Humans are often embarrassed when a dog trots over and starts sniffing at their groin, or pokes its snout in their butt. The dog has no idea that placing its nose in these parts of the human body might be offensive to some people, rather the dog is simply seeking information. The dominant sense for dogs is their sense of smell. Thus for canines reading scents is much like reading a written status report about the target of its sniffing. This is a common way to gather information from other dogs, and in many ways dogs treat humans as if they were similar to canines.
A special kind of sweat gland called apocrine glands produces scents that convey social information. These chemicals are called pheromones. Dogs and most other mammals, have their apocrine sweat glands spread over their entire body with higher concentrations in their genital and anal areas. The pheromone-releasing apocrine cells are even in the hair follicles, so a dog’s fur gets coated with these chemicals and concentrated for easier identification by other dogs. Bacteria begin to act on these secretions almost immediately, modifying and intensifying the smell. Pheromone scents not only identify the sex, age, health and mood of the individual but also carry a lot of sexual information as well, such as where the female is in her estrus (menstrual) cycle, or if she is pregnant or having a false pregnancy.
Dogs even have a special scent detection system called Jacobson’s organ or the vomeronasal organ. It is a sort of pancake-shaped pouch of special receptive cells that is located just above the roof of the mouth. It has ducts that open to both the mouth and the nose to allow scent molecules to enter it. The large number of nerves and rich blood supply to this organ tells us that it is important to the dog, which is further verified by the fact that there is a special region in the olfactory bulbs in the dog's brain dedicated to processing the information from this special smell receptor.
In humans the apocrine glands are found only in certain areas of the body, with the highest concentrations in the armpits and groin area so dogs try to sniff these areas for the same reasons that they sniff the genital regions of dogs. As when meeting other dogs, strangers receive the most attention of this sort, especially if there is a tinge of sexual scent. People who have had sexual intercourse recently seem to attract this kind of attention from dogs. Women who are menstruating or who have given birth recently (especially if they are still nursing their child) will also often find dogs impolitely sniffing at their genital region. When a female ovulates this also seems to cause a change in pheromones that attracts dogs. Some researchers noticed that the frequency of crotch sniffing went up dramatically around ovulation and decided to put this fact to use. They trained some Australian shepherd dogs to pick out cows that had just ovulated, allowing farmers and ranchers to successfully breed these cows during their short fertile period. The dog’s “sniff test” is considerably easier to administer and more reliable than most other methods of predicting ovulation. Perhaps this could open up a new class of assistance dogs for humans. Millions of women, who, for religious or cultural reasons use only the rhythm method of birth control, could be alerted by having specially trained dogs inform them when they are fertile. It would also give a new meaning to the familiar complaint of many husbands that their sex life “has gone to the dogs!”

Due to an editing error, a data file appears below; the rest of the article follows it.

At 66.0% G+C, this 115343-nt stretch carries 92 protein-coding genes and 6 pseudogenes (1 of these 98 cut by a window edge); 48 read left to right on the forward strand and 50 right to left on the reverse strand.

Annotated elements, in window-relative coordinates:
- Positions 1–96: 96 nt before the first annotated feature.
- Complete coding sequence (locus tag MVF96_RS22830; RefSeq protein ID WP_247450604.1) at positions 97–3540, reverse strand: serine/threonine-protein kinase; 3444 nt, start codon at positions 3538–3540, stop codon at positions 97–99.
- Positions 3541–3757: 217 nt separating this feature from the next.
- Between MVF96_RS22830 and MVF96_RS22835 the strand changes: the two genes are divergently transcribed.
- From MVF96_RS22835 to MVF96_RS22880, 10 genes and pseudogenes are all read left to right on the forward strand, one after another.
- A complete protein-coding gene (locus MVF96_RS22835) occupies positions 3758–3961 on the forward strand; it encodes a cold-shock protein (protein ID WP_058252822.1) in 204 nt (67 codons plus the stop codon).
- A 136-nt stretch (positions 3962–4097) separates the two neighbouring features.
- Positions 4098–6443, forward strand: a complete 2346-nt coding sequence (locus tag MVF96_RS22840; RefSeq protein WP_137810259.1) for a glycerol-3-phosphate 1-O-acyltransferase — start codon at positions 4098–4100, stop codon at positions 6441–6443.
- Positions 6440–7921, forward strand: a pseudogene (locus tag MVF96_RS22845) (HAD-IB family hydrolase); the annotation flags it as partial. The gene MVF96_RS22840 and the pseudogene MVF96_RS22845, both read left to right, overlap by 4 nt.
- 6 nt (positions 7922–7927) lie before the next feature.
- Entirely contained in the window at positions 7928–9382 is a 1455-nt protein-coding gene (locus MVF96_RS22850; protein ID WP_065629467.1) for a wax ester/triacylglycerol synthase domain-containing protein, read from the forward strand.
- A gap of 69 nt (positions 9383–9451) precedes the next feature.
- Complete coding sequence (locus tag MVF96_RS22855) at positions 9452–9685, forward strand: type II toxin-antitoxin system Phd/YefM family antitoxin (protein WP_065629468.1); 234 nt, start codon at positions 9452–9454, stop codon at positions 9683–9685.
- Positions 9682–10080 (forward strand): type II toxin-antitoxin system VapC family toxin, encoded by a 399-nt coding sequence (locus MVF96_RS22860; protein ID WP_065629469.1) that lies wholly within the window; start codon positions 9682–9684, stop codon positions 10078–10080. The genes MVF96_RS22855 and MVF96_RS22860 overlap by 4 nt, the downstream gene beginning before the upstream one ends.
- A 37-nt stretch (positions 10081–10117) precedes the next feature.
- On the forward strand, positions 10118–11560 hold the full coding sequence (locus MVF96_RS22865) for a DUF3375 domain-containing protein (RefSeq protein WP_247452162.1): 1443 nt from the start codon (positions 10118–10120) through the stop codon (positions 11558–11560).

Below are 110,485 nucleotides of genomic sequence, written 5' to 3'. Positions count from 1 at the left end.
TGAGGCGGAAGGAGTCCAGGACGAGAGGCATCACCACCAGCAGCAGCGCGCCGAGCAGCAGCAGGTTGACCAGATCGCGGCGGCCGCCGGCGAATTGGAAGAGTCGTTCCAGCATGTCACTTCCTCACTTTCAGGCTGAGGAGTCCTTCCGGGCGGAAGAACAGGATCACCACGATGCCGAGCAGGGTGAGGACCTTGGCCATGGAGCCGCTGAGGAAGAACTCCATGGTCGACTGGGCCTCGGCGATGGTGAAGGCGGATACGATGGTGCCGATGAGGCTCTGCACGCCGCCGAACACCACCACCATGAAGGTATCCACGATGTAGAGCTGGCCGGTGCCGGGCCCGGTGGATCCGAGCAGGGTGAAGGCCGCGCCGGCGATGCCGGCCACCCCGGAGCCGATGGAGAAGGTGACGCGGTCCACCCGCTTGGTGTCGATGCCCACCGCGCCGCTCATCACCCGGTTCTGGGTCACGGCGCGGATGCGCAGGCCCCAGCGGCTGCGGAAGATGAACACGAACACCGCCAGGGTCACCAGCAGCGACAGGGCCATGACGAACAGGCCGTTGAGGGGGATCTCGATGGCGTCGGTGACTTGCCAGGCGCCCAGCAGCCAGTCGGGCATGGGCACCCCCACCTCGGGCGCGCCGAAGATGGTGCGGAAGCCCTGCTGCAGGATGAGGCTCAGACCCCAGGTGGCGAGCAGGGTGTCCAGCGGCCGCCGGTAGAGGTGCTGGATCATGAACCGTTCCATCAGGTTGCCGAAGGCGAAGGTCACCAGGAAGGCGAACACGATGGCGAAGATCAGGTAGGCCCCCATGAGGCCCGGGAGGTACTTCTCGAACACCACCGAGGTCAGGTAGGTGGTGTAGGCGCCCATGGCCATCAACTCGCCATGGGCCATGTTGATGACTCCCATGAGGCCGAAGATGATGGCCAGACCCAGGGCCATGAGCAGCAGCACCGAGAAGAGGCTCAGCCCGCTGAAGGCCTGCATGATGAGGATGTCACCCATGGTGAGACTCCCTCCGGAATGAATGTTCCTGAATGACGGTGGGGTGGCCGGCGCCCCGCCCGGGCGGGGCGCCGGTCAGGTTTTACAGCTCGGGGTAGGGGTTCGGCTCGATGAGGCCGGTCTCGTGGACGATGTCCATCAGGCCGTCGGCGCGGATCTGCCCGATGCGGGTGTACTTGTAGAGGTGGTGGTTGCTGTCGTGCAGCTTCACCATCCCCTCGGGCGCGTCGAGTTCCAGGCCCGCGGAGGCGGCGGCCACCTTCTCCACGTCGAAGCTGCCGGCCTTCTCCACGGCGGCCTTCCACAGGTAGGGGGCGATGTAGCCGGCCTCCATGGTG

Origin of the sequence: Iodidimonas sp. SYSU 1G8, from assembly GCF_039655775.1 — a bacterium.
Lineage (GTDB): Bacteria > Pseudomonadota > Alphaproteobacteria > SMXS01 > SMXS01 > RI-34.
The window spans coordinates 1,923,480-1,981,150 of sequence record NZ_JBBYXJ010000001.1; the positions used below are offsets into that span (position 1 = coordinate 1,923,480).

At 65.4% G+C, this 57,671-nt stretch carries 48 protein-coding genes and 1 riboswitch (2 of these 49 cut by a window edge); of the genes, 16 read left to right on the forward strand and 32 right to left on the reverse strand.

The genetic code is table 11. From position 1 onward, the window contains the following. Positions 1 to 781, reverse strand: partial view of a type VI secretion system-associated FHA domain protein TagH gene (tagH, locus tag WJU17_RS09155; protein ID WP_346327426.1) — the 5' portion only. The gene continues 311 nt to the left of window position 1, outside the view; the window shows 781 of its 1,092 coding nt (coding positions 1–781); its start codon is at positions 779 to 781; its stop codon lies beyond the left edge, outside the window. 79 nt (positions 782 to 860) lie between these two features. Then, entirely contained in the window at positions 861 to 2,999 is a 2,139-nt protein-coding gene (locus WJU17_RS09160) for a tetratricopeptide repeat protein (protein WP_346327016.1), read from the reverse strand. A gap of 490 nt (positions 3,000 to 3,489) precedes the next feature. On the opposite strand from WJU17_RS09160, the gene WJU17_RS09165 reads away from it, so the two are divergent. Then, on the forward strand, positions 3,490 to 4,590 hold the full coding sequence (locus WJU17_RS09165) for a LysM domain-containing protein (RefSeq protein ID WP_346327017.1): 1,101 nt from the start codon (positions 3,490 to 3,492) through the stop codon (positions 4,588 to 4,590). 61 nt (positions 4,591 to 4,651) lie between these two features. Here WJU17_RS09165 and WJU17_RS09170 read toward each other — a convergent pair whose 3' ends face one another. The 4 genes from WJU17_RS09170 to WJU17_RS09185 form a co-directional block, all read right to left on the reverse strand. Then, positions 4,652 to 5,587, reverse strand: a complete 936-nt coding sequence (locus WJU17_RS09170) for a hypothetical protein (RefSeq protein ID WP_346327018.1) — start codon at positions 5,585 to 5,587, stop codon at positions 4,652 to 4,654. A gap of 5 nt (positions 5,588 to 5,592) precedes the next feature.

Nonetheless, many people have strong negative reactions when a dog starts examining their body for scent messages. Once instance where this negative reaction to crotch sniffing reached an extreme involved the case of Barbara Monsky, a local political activist living in Waterbury, Connecticut. Monsky’s reaction was so negative when she was sniffed by a dog that she brought a suit against its owner Judge Howard Moraghan and his Golden Retriever, Kodak. Specifically she charged Moraghan with sexual harassment. Judge Moraghan often brought his dog to Dansbury Superior Court and according to Monsky, it was in the courthouse that the dog sexually harassed her when he "nuzzled, snooped or sniffed" beneath her skirt at least three times. She based her charges on the contention that the judge was complicit in this harassment because he had done nothing about it. Fortunately for dog owners everywhere, when the case was finally brought before U.S. District Judge Gerard Goettel, he dismissed the case. In a later interview he explained that “Impoliteness on the part of a dog does not constitute sexual harassment on the part of the owner.”
Reprinted from Canine Corner on Psychology Today with permission.
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About the Author:
Stanley Coren is a psychology professor and neuro-psychological researcher renowned for his best selling and award-winning books on the intelligence, mental abilities and history of dogs. Through TV shows and media coverage that have been broadcast in Canada and the US as well as overseas, he has become popular with dog owners, while continuing research and instruction in psychology at the University of British Columbia in Vancouver. He also writes for Psychology Today in the award-winning regular feature series, Canine Corner, where he discusses his research on dogs, dog behaviour, and the relationship between dogs and people. Stanley Coren is the author of many books - see Amazon.com.
Canine psychologist Dr. Stanley Coren, author of numerous books and over 500 scientific publications on dog psychology, encourages others to participate in our petting events. Also read about the research on the impact our therapy dogs are making at the University of British Columbia.
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